Similar to Kubernetes resources, Helm Charts can be configured in one of two ways: declaratively through a definition file or imperatively through the command line options.

Declarative Customization

Create a new YAML file called config.yaml and add the following to it:

mysqlRootPassword: myrootpassword
mysqlUser: dbuser
mysqlPassword: mydbuserpassword

Create the Chart passing in the configuration file as follows:

helm install -f config.yaml stable/mysql

Wait till the Pods are in the running state and let’s ensure that we have the passwords we set and that we can correctly connect to the new instance using the settings we configured:

$ MYSQL_ROOT_PASSWORD=$(kubectl get secret --namespace default whopping-grizzly-mysql -o jsonpath="{.data.mysql-root-password}" | base64 --decode; echo)

Notice that Helm named our new deployment whopping-grizzly-mysql (this name is also referred to as the release object). Helm automatically chooses this name for you, but you can override this behavior by using the --name parameter. For example:

helm install -f config.yaml --name my-awesome-chart stable/mysql

We can try to login with this password and also test logging-in with the user we created:

$ kubectl delete pods ubuntu
$ kubectl run -i --tty ubuntu --image=ubuntu:16.04 --restart=Never -- bash -il
If you don't see a command prompt, try pressing enter.
root@ubuntu:/# apt-get update && apt-get install mysql-client -y
# Output suppressed
root@ubuntu:/# mysql -h whopping-grizzly-mysql -pmyrootpassword
mysql: [Warning] Using a password on the command line interface can be insecure.
Welcome to the MySQL monitor.  Commands end with ; or \g.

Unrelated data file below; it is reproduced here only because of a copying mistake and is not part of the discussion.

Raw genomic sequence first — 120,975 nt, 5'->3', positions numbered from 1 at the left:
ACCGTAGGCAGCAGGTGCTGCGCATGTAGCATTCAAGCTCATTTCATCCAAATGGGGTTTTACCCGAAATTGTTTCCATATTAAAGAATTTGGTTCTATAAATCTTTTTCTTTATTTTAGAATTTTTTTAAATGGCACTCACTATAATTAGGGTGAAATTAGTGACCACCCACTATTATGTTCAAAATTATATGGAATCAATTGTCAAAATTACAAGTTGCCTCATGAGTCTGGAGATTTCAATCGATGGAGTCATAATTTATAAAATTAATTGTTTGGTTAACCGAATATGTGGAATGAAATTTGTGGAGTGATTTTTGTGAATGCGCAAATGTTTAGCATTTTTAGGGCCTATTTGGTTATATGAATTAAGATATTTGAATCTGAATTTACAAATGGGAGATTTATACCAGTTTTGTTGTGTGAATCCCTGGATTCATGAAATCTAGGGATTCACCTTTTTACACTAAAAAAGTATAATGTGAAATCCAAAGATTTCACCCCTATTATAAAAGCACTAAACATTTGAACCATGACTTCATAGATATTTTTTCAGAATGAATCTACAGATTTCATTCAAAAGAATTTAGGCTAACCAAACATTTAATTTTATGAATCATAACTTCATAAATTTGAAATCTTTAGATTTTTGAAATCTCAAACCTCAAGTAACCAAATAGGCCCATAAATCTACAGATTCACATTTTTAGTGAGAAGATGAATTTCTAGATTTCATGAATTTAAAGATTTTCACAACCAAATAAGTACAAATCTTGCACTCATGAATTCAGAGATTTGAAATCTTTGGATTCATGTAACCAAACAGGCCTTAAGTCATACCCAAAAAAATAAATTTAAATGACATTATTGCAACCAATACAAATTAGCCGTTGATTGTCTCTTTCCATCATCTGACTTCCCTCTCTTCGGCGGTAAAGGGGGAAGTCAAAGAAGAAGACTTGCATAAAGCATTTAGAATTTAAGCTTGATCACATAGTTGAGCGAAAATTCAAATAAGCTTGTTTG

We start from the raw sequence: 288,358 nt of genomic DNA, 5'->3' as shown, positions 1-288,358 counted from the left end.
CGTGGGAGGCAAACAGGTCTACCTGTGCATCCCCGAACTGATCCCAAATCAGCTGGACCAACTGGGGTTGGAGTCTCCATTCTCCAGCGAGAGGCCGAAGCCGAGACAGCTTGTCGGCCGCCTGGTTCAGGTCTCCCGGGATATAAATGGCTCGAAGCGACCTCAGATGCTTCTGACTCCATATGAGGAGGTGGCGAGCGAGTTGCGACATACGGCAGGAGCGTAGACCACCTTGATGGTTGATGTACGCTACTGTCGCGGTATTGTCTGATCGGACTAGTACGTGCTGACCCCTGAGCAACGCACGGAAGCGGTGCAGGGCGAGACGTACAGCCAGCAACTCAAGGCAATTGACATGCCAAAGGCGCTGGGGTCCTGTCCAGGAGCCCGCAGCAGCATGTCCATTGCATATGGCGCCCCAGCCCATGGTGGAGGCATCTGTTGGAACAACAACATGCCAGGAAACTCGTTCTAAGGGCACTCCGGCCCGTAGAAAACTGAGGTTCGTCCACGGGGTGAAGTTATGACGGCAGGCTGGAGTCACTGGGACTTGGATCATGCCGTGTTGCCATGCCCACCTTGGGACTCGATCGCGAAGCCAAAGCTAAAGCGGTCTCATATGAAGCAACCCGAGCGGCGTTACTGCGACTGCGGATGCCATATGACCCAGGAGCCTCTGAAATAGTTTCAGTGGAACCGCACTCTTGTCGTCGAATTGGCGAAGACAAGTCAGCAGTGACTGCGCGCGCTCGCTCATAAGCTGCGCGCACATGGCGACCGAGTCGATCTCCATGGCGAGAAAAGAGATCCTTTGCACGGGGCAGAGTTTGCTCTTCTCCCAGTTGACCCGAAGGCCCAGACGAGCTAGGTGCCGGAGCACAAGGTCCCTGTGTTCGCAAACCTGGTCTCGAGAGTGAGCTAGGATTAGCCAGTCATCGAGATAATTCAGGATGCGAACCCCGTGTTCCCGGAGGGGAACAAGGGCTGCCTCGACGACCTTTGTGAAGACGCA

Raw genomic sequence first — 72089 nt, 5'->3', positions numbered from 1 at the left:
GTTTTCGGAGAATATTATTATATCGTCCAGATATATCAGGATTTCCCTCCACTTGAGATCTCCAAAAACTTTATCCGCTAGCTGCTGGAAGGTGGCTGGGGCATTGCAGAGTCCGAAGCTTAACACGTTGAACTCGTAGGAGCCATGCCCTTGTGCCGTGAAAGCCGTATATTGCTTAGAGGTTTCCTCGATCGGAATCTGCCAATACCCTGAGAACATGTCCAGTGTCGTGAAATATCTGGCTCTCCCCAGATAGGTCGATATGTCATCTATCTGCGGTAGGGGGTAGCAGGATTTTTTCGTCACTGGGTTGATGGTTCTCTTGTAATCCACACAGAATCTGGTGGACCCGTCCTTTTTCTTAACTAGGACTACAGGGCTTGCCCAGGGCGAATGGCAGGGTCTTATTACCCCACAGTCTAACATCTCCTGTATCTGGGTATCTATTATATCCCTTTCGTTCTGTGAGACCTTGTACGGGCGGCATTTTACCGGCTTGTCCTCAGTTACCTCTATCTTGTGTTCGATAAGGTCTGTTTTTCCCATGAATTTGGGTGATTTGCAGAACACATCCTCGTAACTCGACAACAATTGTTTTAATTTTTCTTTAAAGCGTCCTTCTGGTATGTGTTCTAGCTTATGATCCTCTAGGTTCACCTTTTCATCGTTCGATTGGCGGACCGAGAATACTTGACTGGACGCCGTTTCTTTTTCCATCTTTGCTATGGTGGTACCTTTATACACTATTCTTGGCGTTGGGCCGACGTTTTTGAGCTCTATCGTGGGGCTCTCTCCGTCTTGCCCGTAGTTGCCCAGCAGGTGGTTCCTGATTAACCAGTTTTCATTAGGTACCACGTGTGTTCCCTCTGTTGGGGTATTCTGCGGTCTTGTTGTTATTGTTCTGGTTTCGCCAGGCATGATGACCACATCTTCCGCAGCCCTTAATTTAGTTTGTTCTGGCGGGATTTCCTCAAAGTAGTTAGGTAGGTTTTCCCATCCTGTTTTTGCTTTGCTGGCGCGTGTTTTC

Your MySQL connection id is 184
Server version: 5.7.14 MySQL Community Server (GPL)

Copyright (c) 2000, 2019, Oracle and/or its affiliates. All rights reserved.

Oracle is a registered trademark of Oracle Corporation and/or its
affiliates. Other names may be trademarks of their respective

Type 'help;' or '\h' for help. Type '\c' to clear the current input statement.

mysql> ^DBye
root@ubuntu:/# mysql -h whopping-grizzly-mysql -u mydbuser -pmydbpassword
mysql: [Warning] Using a password on the command line interface can be insecure.
ERROR 1045 (28000): Access denied for user 'mydbuser'@'' (using password: YES)
root@ubuntu:/# mysql -h whopping-grizzly-mysql -u dbuser -pmydbuserpassword
mysql: [Warning] Using a password on the command line interface can be insecure.
Welcome to the MySQL monitor.  Commands end with ; or \g.
Your MySQL connection id is 197
Server version: 5.7.14 MySQL Community Server (GPL)

Copyright (c) 2000, 2019, Oracle and/or its affiliates. All rights reserved.

Oracle is a registered trademark of Oracle Corporation and/or its
affiliates. Other names may be trademarks of their respective

Type 'help;' or '\h' for help. Type '\c' to clear the current input statement.

mysql> ^DBye
root@ubuntu:/# logout

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So, by replicating the steps we did before in our previous chart, we were able to connect to the database using the password that we set in the configuration file. We could also login with the user credentials we created for the non-root user.

Imperative Customization